“A Conquest of Two Worlds,” Edmond Hamilton, 1932

“A Conquest of Two Worlds,” Edmond Hamilton, 1932 — Three friends invent an energy source that allows humanity to travel to the planets in the solar system. After witnessing the brutal “subjugation” of the Martian peoples (Native Americans), who only want to live on the land that has been theirs for millennia, one of the three defects and eventually ends up in prison. Meanwhile, the drive for “resources” and a belief in “inevitable” expansion and civilization carries humanity to Jupiter, where it attempts to subjugate a second race of peaceful natives. The defector emerges as a rebel leader. He teaches the natives to use atomics, but they are only able to delay the invasion. At the conclusion, he takes what appears to be the only way out (to him): Rather than let the people decline on reservations, he (and the natives?) opt for suicide by atomic explosion. One of the original three friends resigns his commission as a result.

Comments:  Read in The Best of Hamilton.  A minor classic in sf, one that perhaps influenced anti-war, anti-imperialist critiques in sf to follow.  Portrays the masculine ethic of a good death, the effects of total war, the quest for resources, the prioritization of “usefulness” over being, and the tech used to serve these purposes.

Author: Wikipedia: “Edmond Moore Hamilton (October 21, 1904 – February 1, 1977) was an American author of science fiction stories and novels during the mid-twentieth.”  “World-wrecker” Hamilton was an extremely prolific writer, particularly of space opera, and appeared frequently in Weird Tales.  He was close friends with many prominent genre writers, including Jack Williamson, and was married to Leigh Brackett, a science fiction writer and a screen writer of several notable screenplays.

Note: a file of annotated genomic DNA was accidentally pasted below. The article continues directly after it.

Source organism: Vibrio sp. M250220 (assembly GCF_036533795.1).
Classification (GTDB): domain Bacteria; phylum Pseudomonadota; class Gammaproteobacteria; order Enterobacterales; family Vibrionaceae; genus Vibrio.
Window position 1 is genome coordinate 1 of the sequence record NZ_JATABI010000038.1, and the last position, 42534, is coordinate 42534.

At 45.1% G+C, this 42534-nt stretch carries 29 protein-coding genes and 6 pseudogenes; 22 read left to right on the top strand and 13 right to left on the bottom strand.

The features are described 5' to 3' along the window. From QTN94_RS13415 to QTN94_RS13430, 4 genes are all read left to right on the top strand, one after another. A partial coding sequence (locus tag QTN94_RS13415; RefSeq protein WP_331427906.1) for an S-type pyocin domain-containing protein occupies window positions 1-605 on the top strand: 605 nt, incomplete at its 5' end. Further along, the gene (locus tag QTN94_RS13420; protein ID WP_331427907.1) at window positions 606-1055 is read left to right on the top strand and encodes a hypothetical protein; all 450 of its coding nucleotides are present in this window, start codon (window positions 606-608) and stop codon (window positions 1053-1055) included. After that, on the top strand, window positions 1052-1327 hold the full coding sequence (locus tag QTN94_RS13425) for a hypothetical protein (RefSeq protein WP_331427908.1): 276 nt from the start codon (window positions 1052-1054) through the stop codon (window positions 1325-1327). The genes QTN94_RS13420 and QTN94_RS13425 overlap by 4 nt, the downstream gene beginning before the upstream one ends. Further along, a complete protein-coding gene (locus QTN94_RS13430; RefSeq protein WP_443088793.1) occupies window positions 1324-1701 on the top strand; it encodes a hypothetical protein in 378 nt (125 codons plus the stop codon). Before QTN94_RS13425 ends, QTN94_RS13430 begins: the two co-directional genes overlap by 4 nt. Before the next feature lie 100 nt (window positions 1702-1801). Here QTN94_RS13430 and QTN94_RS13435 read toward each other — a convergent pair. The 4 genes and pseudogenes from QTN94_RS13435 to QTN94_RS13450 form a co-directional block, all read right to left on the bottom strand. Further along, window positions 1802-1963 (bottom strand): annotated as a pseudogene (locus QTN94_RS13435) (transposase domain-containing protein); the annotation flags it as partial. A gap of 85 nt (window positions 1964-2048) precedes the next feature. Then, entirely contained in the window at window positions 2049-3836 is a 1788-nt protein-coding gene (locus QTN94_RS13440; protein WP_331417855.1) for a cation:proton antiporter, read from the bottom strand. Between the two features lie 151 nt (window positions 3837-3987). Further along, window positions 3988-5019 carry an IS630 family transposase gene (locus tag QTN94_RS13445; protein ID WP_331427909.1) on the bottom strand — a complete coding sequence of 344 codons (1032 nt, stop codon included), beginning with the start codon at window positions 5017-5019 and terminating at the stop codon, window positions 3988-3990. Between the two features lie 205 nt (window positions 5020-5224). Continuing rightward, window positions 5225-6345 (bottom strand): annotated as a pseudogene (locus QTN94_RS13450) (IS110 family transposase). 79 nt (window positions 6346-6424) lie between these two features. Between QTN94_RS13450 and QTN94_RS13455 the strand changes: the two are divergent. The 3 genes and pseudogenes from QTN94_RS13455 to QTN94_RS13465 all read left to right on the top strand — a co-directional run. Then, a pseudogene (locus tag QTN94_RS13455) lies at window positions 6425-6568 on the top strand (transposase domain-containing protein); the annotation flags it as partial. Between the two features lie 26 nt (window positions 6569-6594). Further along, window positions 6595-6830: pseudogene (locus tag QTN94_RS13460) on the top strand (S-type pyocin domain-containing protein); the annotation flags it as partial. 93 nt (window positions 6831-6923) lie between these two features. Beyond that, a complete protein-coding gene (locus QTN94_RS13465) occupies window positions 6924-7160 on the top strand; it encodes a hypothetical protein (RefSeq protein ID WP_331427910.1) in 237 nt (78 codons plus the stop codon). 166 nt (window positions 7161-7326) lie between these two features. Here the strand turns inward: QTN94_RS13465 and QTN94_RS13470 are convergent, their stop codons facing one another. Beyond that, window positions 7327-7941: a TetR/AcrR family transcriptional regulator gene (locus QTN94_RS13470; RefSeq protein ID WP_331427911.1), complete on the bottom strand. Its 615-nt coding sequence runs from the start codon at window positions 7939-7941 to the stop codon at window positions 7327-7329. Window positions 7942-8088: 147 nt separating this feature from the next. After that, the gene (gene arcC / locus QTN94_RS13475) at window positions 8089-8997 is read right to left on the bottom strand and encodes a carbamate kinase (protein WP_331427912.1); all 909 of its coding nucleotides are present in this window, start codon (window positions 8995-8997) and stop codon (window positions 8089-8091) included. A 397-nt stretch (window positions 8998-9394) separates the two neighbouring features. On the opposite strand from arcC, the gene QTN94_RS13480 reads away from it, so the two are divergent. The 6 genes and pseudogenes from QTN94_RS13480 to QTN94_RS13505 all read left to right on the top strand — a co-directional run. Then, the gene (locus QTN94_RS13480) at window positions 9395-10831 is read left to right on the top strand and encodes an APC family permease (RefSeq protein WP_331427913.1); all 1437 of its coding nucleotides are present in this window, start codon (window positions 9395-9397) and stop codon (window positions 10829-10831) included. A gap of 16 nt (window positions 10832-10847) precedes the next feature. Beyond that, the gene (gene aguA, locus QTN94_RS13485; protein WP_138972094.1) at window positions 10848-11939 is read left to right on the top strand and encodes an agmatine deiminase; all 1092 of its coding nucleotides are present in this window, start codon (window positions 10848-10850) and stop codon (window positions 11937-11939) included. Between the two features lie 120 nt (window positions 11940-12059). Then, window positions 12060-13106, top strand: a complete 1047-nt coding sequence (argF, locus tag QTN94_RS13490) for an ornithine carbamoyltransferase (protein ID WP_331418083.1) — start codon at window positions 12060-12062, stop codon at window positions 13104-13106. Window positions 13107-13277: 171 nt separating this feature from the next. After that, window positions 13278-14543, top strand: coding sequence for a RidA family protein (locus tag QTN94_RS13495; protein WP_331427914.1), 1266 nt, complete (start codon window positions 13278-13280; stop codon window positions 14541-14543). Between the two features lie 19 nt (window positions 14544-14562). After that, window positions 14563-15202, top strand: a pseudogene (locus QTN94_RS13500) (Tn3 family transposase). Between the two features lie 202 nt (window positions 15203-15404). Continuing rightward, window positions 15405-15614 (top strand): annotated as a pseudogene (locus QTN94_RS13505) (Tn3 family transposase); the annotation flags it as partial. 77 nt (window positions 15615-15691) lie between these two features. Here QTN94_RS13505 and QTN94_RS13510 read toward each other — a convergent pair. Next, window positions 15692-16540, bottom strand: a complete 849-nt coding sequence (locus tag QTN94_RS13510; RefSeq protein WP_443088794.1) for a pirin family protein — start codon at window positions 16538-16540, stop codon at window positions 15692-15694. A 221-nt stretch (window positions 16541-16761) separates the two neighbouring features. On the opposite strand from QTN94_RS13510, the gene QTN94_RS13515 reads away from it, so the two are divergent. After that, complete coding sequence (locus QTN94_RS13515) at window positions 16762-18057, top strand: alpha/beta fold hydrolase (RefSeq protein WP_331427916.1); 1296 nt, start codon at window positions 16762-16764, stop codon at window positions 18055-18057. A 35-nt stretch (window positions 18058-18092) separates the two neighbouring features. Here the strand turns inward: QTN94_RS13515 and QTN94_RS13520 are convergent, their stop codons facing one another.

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About jennre

Lifelong sf fan, first-time blogger
This entry was posted in 1926-1939, Native Americans, post/colonialism, primitive/civilized, race/civil rights, suicide, the Other, war/soldiers. Bookmark the permalink.

One Response to “A Conquest of Two Worlds,” Edmond Hamilton, 1932

  1. This is a fascinating story with a very dense plot — it’s under 10 thousand words long but reads like a novel or even trilogy because of the tightness of its writing. It’s notable as one of the first clear examples of the “military science fiction” genre, and also for its incredibly dark theme — it postulates, essentially, that human avarice and wrath will spoil the science-fictional dreams of atomic energy and interplanetary space flight. (You are also absolutely correct that Hamilton was making an analogy with the dispossession of the American Indians). It also features some ground-breaking military-technological speculation, and Hamilton shows a strong and clear grasp of strategy which was rare in 1930’s science fiction.

    I did a detailed review of “A Conquest of Two Worlds” here on my Fantastic Worlds blogzine.

    http://fantasticworlds-jordan179.blogspot.com/2012/08/retro-review-conquest-of-two-worlds.html

    including, you may note, a chronology of the events of the story, from the 1937 invention of the atomic rocket to the 1950 final conquest of Jupiter.

    I would probably find your comments interesting.

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